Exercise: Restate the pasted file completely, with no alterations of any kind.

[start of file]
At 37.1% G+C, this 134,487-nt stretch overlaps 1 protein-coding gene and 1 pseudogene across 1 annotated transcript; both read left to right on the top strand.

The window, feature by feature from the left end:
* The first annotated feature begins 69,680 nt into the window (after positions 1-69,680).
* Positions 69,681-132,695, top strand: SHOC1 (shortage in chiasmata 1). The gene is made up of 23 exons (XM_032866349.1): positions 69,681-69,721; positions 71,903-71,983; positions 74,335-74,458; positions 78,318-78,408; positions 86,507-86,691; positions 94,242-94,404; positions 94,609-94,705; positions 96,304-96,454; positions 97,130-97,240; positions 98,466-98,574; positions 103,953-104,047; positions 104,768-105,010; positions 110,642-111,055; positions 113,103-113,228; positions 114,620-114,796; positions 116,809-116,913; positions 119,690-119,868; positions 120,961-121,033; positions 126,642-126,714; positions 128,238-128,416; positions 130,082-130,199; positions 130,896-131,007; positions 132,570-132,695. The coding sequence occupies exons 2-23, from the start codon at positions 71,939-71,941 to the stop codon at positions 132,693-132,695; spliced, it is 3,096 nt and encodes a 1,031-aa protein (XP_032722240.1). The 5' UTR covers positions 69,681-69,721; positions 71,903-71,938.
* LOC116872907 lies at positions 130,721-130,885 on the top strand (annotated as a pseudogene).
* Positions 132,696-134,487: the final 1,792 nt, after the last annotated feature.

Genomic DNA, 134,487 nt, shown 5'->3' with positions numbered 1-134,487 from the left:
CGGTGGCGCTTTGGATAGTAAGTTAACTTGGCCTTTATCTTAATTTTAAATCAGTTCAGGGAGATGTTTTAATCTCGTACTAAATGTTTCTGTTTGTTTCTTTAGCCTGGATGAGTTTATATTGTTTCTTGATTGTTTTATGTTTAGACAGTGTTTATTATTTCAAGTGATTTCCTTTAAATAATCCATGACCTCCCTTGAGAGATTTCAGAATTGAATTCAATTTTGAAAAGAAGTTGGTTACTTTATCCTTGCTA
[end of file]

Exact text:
At 37.1% G+C, this 134,487-nt stretch overlaps 1 protein-coding gene and 1 pseudogene across 1 annotated transcript; both read left to right on the top strand.

The window, feature by feature from the left end:
* The first annotated feature begins 69,680 nt into the window (after positions 1-69,680).
* Positions 69,681-132,695, top strand: SHOC1 (shortage in chiasmata 1). The gene is made up of 23 exons (XM_032866349.1): positions 69,681-69,721; positions 71,903-71,983; positions 74,335-74,458; positions 78,318-78,408; positions 86,507-86,691; positions 94,242-94,404; positions 94,609-94,705; positions 96,304-96,454; positions 97,130-97,240; positions 98,466-98,574; positions 103,953-104,047; positions 104,768-105,010; positions 110,642-111,055; positions 113,103-113,228; positions 114,620-114,796; positions 116,809-116,913; positions 119,690-119,868; positions 120,961-121,033; positions 126,642-126,714; positions 128,238-128,416; positions 130,082-130,199; positions 130,896-131,007; positions 132,570-132,695. The coding sequence occupies exons 2-23, from the start codon at positions 71,939-71,941 to the stop codon at positions 132,693-132,695; spliced, it is 3,096 nt and encodes a 1,031-aa protein (XP_032722240.1). The 5' UTR covers positions 69,681-69,721; positions 71,903-71,938.
* LOC116872907 lies at positions 130,721-130,885 on the top strand (annotated as a pseudogene).
* Positions 132,696-134,487: the final 1,792 nt, after the last annotated feature.

Genomic DNA, 134,487 nt, shown 5'->3' with positions numbered 1-134,487 from the left:
CGGTGGCGCTTTGGATAGTAAGTTAACTTGGCCTTTATCTTAATTTTAAATCAGTTCAGGGAGATGTTTTAATCTCGTACTAAATGTTTCTGTTTGTTTCTTTAGCCTGGATGAGTTTATATTGTTTCTTGATTGTTTTATGTTTAGACAGTGTTTATTATTTCAAGTGATTTCCTTTAAATAATCCATGACCTCCCTTGAGAGATTTCAGAATTGAATTCAATTTTGAAAAGAAGTTGGTTACTTTATCCTTGCTA